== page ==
In the wake of a federal appeals court’s decision to deny a request for an extended stay delaying the legalization of same-sex marriage in Alabama, probate courts across the state are gearing up to start issuing marriage licenses to gay and lesbian couples on Monday, if not sooner.Chief Clerk Joe McEarchern said the Mobile County Probate Office is “going to follow the law,” and officials with Baldwin County’s Probate Office too said they too would begin performing same-sex marriages beginning Feb. 9, if the current stay issued from U.S. Judge Ginny Granade is lifted as expected.
Attorneys for Cari Searcy, the plaintiff who promoted the lawsuit that overturned the state’s ban on same-sex marriages, filed a request Feb. 3 to lift the stay early, in light of the decision from Atlanta’s 11th Circuit Court of Appeals. Granade could still grant that request, which would render the current stay ineffective immediately.
Alabama Attorney General Luther Strange has also filed an appeal with the Supreme Court to delay any marriages until the high court can reach a federal ruling later this year. However, much like the 11th Circuit, the Supreme Court has denied similar requests from several other states in previous cases.
“We’re going to be ready and we’re going to follow the law,” McEarchern said. “On Monday, we’ll be issuing marriage licenses to all couples, regardless of their gender.”
Probate officials in Mobile said it’s understood that probate offices across the state are going to be doing the same thing, but they couldn’t officially speak for those agencies.
McEarchern did say there would be a slight issue to tackle related to the way the current marriage licence documents read, but it wouldn’t prevent any couples from getting married.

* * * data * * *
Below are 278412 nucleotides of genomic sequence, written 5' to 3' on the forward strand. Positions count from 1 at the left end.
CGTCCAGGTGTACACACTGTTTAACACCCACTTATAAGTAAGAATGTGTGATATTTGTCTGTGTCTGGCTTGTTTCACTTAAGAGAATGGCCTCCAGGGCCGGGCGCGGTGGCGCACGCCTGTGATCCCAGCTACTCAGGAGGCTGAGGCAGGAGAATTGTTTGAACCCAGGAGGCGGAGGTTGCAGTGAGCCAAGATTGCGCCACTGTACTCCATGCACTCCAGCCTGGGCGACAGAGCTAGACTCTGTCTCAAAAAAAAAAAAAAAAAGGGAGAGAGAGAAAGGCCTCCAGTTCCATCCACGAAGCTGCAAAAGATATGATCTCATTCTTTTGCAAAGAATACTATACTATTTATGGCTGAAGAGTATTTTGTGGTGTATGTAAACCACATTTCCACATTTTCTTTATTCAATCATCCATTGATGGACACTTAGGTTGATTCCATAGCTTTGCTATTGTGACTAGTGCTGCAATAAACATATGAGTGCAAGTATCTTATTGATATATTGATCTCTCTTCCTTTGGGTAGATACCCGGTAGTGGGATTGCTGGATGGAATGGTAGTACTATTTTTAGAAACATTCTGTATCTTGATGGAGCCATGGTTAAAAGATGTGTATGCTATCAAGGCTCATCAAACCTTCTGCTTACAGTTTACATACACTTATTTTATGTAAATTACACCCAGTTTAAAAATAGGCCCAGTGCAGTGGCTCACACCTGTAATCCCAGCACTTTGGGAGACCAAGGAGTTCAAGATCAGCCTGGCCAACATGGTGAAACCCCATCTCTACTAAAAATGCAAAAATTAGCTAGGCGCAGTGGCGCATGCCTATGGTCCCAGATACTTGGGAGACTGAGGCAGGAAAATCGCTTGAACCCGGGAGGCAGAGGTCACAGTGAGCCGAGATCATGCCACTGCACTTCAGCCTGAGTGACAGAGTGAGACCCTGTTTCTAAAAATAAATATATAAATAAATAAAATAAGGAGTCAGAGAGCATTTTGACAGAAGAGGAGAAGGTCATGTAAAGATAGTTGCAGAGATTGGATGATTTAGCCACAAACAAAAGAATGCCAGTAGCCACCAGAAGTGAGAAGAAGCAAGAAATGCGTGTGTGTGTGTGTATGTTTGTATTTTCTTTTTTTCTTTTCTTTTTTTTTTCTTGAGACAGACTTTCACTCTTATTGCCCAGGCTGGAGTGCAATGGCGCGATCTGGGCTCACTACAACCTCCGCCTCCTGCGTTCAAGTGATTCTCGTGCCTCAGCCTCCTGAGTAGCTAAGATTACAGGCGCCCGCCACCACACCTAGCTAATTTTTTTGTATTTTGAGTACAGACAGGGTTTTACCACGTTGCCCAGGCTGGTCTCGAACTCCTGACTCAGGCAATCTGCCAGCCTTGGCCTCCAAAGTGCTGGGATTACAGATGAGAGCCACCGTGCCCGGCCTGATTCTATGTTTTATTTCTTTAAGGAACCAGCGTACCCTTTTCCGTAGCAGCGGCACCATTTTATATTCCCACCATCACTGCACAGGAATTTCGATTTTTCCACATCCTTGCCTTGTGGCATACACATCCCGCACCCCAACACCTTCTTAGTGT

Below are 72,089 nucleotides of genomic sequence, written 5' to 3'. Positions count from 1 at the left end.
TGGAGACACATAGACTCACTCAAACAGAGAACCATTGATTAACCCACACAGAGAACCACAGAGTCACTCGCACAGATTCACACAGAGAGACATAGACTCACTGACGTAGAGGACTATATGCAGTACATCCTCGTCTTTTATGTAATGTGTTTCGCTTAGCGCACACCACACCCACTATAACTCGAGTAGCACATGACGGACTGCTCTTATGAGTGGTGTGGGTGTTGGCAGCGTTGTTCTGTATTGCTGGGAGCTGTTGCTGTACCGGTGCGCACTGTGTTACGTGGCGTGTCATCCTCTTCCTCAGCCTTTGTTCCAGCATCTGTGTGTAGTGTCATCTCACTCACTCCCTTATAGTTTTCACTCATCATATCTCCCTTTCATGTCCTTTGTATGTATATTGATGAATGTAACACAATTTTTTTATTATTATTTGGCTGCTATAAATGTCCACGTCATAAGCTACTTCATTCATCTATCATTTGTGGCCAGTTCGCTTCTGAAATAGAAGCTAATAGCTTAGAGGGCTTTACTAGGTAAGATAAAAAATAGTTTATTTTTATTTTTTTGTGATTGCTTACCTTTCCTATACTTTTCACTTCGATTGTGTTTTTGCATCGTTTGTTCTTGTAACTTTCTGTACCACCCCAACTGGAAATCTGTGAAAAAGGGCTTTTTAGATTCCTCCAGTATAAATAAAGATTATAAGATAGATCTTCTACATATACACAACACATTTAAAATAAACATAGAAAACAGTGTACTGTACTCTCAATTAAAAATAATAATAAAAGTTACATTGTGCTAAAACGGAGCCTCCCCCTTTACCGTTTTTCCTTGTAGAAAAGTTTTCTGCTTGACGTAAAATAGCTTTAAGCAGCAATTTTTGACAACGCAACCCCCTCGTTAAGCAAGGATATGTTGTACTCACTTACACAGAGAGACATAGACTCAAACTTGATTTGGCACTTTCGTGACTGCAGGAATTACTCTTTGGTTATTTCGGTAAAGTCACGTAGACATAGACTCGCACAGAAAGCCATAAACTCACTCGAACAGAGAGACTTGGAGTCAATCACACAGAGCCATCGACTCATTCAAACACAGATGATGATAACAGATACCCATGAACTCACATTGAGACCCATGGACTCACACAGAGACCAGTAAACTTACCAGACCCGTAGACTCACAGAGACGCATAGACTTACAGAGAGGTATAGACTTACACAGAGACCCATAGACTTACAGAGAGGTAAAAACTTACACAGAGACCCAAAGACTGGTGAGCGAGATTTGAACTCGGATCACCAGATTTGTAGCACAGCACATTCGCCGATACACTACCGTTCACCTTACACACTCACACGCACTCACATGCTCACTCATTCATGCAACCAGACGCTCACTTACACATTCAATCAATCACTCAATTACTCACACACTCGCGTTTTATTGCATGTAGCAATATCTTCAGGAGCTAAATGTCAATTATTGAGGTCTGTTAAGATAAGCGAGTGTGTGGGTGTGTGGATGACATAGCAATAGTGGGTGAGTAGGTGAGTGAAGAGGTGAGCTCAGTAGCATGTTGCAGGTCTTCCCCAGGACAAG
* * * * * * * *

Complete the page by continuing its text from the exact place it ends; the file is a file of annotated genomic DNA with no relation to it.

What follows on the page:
The current forms say “bride” and “groom,” and are received by local probate offices from the state, through the Alabama Department of Public Health (ADPH).
“I’m sure there’s going to be a change, but I’m not sure how quickly that’ll happen, and we don’t know what the new words on the form will be either,” McEarchern said. “A lot of words internally we can change, and we are prepared to, but we can’t do that until we get directions from the state.”
In the meantime, same-sex couples will have to decide whether they want to be considered “bride” or “Groom,” but probate officials assured Lagniappe the licenses would still be issued and would be legally binding.
The Alabama Probate Judges Association is meeting Feb. 4 in Montgomery with officials from the ADPH to determine how the issue with the old forms will be handled moving forward.
McEarchern said the Mobile office didn’t have any way of knowing how many couples might be expected to turn up on Monday, but he did say same-sex couples could get an early start by filling out paperwork online at http://probate.mobilecountyal.gov/ or at a kieosk at the courthouse at 151 Government Street.
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